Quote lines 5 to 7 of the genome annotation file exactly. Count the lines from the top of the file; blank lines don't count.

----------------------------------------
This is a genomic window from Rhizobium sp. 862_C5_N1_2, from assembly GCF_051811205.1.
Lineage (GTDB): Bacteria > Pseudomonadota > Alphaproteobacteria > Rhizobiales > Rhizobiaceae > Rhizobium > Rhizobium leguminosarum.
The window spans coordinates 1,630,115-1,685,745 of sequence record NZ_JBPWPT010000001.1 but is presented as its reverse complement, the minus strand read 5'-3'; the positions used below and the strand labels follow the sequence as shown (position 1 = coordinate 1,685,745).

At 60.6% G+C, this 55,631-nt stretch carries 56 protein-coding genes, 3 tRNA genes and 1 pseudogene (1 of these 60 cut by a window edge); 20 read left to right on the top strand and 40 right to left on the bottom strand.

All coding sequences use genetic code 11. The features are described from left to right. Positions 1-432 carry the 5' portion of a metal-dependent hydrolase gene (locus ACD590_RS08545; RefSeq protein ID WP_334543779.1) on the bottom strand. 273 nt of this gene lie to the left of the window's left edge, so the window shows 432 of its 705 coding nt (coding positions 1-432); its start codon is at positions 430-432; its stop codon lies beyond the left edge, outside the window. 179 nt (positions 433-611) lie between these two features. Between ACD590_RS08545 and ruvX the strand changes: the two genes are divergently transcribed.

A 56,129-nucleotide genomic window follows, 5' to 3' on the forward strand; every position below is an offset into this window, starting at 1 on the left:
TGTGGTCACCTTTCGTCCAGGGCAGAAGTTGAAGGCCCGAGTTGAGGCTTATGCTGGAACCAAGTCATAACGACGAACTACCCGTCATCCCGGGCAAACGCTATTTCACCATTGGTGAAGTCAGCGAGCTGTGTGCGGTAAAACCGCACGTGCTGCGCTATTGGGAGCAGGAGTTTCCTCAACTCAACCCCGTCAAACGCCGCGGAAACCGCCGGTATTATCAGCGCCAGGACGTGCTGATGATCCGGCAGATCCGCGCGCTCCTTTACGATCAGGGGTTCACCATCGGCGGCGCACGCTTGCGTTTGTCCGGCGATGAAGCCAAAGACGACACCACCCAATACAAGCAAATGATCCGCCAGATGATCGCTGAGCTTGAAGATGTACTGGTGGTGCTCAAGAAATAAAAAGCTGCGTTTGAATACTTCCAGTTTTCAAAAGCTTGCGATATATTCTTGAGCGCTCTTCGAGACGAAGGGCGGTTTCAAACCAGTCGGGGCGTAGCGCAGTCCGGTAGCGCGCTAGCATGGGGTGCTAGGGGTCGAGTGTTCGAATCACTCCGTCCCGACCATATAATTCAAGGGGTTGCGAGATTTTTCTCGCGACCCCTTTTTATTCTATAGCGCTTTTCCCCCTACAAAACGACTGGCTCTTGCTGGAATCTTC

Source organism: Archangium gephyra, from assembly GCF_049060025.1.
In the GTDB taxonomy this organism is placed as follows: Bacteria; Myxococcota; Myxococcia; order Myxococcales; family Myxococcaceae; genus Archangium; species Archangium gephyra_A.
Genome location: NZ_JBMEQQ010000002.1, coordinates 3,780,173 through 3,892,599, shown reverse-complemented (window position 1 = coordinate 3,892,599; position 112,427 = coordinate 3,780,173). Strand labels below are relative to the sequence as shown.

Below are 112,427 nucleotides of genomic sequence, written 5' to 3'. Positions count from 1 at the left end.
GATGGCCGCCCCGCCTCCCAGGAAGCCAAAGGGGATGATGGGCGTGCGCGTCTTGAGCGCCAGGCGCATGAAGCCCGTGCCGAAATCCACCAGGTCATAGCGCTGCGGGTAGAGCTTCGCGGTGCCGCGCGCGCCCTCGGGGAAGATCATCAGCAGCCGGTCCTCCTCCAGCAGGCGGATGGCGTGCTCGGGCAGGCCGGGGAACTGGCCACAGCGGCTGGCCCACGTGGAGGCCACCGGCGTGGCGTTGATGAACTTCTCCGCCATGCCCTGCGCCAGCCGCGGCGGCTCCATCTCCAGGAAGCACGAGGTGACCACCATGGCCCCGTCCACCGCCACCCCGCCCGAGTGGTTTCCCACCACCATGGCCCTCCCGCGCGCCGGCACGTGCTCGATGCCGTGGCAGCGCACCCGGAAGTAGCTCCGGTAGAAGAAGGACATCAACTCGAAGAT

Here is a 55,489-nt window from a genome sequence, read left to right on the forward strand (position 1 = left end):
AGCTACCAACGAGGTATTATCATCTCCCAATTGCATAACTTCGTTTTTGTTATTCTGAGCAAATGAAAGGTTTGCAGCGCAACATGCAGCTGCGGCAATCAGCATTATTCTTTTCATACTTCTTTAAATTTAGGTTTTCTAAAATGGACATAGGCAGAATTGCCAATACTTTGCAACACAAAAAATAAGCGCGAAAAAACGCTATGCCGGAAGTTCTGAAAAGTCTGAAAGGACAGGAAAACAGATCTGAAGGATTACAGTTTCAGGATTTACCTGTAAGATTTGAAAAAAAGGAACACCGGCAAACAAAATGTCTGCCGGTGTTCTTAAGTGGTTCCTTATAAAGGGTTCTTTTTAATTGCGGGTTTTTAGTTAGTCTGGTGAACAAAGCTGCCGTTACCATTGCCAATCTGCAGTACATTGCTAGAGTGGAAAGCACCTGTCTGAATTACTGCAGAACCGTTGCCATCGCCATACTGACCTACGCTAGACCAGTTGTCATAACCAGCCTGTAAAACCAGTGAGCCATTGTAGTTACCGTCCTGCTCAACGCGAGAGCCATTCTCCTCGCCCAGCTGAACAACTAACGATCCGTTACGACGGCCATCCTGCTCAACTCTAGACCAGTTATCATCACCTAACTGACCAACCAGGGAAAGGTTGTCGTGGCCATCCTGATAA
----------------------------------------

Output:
All coding sequences use genetic code 11. The features are described from left to right. Positions 1-432 carry the 5' portion of a metal-dependent hydrolase gene (locus ACD590_RS08545; RefSeq protein ID WP_334543779.1) on the bottom strand. 273 nt of this gene lie to the left of the window's left edge, so the window shows 432 of its 705 coding nt (coding positions 1-432); its start codon is at positions 430-432; its stop codon lies beyond the left edge, outside the window. 179 nt (positions 433-611) lie between these two features. Between ACD590_RS08545 and ruvX the strand changes: the two genes are divergently transcribed.

A 56,129-nucleotide genomic window follows, 5' to 3' on the forward strand; every position below is an offset into this window, starting at 1 on the left:
TGTGGTCACCTTTCGTCCAGGGCAGAAGTTGAAGGCCCGAGTTGAGGCTTATGCTGGAACCAAGTCATAACGACGAACTACCCGTCATCCCGGGCAAACGCTATTTCACCATTGGTGAAGTCAGCGAGCTGTGTGCGGTAAAACCGCACGTGCTGCGCTATTGGGAGCAGGAGTTTCCTCAACTCAACCCCGTCAAACGCCGCGGAAACCGCCGGTATTATCAGCGCCAGGACGTGCTGATGATCCGGCAGATCCGCGCGCTCCTTTACGATCAGGGGTTCACCATCGGCGGCGCACGCTTGCGTTTGTCCGGCGATGAAGCCAAAGACGACACCACCCAATACAAGCAAATGATCCGCCAGATGATCGCTGAGCTTGAAGATGTACTGGTGGTGCTCAAGAAATAAAAAGCTGCGTTTGAATACTTCCAGTTTTCAAAAGCTTGCGATATATTCTTGAGCGCTCTTCGAGACGAAGGGCGGTTTCAAACCAGTCGGGGCGTAGCGCAGTCCGGTAGCGCGCTAGCATGGGGTGCTAGGGGTCGAGTGTTCGAATCACTCCGTCCCGACCATATAATTCAAGGGGTTGCGAGATTTTTCTCGCGACCCCTTTTTATTCTATAGCGCTTTTCCCCCTACAAAACGACTGGCTCTTGCTGGAATCTTC